By Steve Kim Updated on July 01, 2024


Picture for BAM!! Ed Mulholland/ESPN 

It's been said often that the trio of Terence Crawford, Naoya Inoue, and Oleksandr Usyk have separated themselves from the rest of the pack in boxing. When it comes to the mythical pound-for-pound list, it's usually these three, and then everybody else. Well, after this weekend, they may have to make room for Jesse 'Bam' Rodriguez.

Rodriguez (20-0, 13 KOs) added another notable scalp to his collection at the Footprint Center in Phoenix, Arizona, as he dispatched the highly accomplished Juan Francisco Estrada in seven rounds. The final blow was a well executed left hand to the body that had 'el Gallo' writhing in pain on the canvas at the end of the seventh.

Picture for BAM!!Matchroom Boxing

Don't let the scorecards (and more on that later) fool you, Rodriguez was in control from the very beginning of this contest. He was quicker off the trigger, utilizing deft footwork to set up sharp salvos, and was more than willing to stick inside the pocket and exchange with Estrada.

Fight Highlights | Juan Estrada vs Jesse 'Bam' Rodriguez


Not that he came away unscathed. A right hand dumped Rodriguez on his backside in the sixth. This was after Estrada was on the canvas in the fourth. After dusting himself off, Rodriguez proceeded to battle back and served notice that it was only a momentary lapse in concentration, not a shift in momentum.

Since the beginning of 2022, Rodriguez has victories over Carlos Cuadras (W12), Srisaket Sor Rungvisai (KO8), Sunny Edwards (KO9), and now Estrada. Yeah, you can nit-pick his resume by stating that he has faced some aged veterans. But at the same time, he isn't just eking past these guys, but shoving them off the cliff with authority. How you win matters.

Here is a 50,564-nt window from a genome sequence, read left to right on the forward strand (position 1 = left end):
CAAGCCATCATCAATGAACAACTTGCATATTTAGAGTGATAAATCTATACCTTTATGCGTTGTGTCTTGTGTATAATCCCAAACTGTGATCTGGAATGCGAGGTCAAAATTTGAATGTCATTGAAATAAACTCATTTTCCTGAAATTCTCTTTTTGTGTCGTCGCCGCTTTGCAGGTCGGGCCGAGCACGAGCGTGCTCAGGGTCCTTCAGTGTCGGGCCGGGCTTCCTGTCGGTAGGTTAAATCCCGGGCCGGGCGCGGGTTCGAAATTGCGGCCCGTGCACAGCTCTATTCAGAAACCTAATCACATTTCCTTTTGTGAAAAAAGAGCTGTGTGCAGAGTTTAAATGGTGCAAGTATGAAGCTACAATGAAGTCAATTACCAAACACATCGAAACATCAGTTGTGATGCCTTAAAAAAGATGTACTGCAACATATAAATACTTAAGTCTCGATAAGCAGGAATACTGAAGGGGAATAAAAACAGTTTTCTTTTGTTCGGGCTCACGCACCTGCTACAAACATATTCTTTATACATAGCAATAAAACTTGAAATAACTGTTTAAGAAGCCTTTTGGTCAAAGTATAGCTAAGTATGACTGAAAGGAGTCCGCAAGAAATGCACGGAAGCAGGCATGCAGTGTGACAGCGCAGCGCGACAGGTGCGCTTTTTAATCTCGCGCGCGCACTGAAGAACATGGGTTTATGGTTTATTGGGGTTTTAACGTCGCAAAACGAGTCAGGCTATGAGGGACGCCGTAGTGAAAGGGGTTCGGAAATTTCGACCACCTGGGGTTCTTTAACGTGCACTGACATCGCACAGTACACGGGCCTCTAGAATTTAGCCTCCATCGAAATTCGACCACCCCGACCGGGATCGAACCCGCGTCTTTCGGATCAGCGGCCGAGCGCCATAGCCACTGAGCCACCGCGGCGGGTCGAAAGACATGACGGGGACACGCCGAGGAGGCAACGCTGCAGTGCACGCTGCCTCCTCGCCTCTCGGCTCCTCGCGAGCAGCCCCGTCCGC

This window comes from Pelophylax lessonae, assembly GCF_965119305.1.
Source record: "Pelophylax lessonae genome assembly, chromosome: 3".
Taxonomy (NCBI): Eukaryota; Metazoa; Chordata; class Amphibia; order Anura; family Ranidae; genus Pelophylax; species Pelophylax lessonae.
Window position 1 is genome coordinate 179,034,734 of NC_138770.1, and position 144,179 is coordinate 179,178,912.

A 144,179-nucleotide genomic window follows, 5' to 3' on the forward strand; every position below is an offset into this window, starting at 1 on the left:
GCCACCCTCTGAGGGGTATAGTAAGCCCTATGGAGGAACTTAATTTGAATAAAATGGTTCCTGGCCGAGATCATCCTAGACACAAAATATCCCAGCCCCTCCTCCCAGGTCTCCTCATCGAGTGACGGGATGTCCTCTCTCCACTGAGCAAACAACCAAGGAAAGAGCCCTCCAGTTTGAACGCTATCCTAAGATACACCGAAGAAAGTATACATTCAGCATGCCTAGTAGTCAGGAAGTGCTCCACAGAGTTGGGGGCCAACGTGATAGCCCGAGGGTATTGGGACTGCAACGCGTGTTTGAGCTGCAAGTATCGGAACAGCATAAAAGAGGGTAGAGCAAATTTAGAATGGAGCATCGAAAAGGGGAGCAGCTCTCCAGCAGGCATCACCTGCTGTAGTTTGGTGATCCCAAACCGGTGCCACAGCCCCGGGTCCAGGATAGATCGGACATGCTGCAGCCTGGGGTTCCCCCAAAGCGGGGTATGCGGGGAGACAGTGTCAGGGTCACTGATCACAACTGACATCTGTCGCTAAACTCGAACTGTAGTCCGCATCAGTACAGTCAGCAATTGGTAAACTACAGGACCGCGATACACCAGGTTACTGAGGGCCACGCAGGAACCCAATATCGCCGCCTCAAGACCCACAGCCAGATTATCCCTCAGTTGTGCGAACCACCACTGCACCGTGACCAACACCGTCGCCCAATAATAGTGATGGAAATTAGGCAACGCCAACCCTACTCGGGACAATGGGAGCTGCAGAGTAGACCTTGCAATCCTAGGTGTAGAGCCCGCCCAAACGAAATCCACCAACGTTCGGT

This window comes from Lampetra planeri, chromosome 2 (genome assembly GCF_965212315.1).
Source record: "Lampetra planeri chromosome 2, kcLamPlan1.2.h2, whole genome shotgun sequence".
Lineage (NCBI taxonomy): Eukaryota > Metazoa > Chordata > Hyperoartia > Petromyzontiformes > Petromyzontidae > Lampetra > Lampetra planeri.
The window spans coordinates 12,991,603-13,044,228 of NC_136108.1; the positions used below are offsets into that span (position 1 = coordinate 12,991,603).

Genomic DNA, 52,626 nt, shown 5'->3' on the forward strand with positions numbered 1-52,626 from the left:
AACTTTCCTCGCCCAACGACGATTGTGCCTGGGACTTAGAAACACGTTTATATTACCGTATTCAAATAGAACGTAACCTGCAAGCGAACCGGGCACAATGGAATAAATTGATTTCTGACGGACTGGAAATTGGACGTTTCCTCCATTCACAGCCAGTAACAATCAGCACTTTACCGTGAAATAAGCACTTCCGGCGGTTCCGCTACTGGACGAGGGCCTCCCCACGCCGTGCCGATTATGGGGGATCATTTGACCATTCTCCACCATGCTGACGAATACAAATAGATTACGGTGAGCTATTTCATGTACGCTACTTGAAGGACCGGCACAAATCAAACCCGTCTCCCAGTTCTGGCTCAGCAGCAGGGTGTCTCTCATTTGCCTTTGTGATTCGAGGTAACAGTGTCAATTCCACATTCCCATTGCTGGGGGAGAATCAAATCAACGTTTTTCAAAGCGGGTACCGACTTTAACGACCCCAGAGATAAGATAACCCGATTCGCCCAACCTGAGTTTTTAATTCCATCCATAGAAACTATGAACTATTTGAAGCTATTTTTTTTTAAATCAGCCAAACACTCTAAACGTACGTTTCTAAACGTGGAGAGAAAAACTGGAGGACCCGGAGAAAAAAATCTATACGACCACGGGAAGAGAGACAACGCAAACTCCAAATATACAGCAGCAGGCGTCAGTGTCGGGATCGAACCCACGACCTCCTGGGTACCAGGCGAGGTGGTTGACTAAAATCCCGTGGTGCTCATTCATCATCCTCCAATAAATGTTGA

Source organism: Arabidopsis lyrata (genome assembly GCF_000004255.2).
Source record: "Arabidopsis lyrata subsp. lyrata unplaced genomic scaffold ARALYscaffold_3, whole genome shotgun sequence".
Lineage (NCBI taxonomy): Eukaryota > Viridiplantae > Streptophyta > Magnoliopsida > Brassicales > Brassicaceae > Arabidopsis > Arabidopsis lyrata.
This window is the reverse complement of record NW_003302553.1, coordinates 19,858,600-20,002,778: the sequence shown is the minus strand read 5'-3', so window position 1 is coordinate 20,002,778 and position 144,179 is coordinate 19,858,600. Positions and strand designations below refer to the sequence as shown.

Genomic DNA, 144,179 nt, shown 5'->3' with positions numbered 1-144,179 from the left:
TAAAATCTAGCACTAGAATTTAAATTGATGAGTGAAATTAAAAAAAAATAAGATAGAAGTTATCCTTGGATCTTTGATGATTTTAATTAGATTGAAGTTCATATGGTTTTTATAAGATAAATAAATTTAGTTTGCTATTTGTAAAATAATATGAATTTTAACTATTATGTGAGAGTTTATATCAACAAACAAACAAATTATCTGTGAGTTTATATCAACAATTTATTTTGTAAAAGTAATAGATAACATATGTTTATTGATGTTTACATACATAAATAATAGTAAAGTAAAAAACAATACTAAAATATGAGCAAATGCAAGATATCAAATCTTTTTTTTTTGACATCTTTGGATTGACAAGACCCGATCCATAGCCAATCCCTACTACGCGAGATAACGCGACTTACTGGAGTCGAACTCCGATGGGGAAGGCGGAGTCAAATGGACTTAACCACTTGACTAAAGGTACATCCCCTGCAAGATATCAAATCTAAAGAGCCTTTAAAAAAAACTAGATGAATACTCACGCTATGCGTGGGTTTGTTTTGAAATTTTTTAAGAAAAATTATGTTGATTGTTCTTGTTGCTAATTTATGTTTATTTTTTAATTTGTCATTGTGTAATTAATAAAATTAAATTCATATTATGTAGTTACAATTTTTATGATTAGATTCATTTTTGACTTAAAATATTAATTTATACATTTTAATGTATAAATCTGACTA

Picture for BAM!!Matchroom Boxing

All this at the ripe young age of 24.

In an era of boxers who do their most impressive work on social media, and come off as perennial malcontents, Rodriguez just consistently puts in good work. In what is a mark of the respect he's earned, Rodriguez was asked at the post-fight presser about a potential bout with Inoue. But at the moment that isn't really plausible given that 'Bam' just  got back to 115, and 'the Monster' is at 122, and will soon be headed to featherweight. 

It says here that the guy who might be the most realistic -- and toughest -- match-up for Rodriguez is the long and angular, Junto Nakatani, who is a two-division champion. The Japanese southpaw is currently the WBC bantamweight champion.  Keep in mind, Estrada holds a rematch clause. So Rodriguez may have to run this back before making any other plans. 

Picture for BAM!!Matchroom Boxing

Several years ago while I was at the Robert Garcia Boxing Academy in Riverside, I asked the noted trainer who was his best young boxer. His answer was Rodriguez. For a spell, he tried to sign him to a major promoter, even getting him inside the Top Rank 'bubble', but they passed on signing him. Eventually they got a deal with Matchroom Boxing, who now has an elite prizefighter on their hands.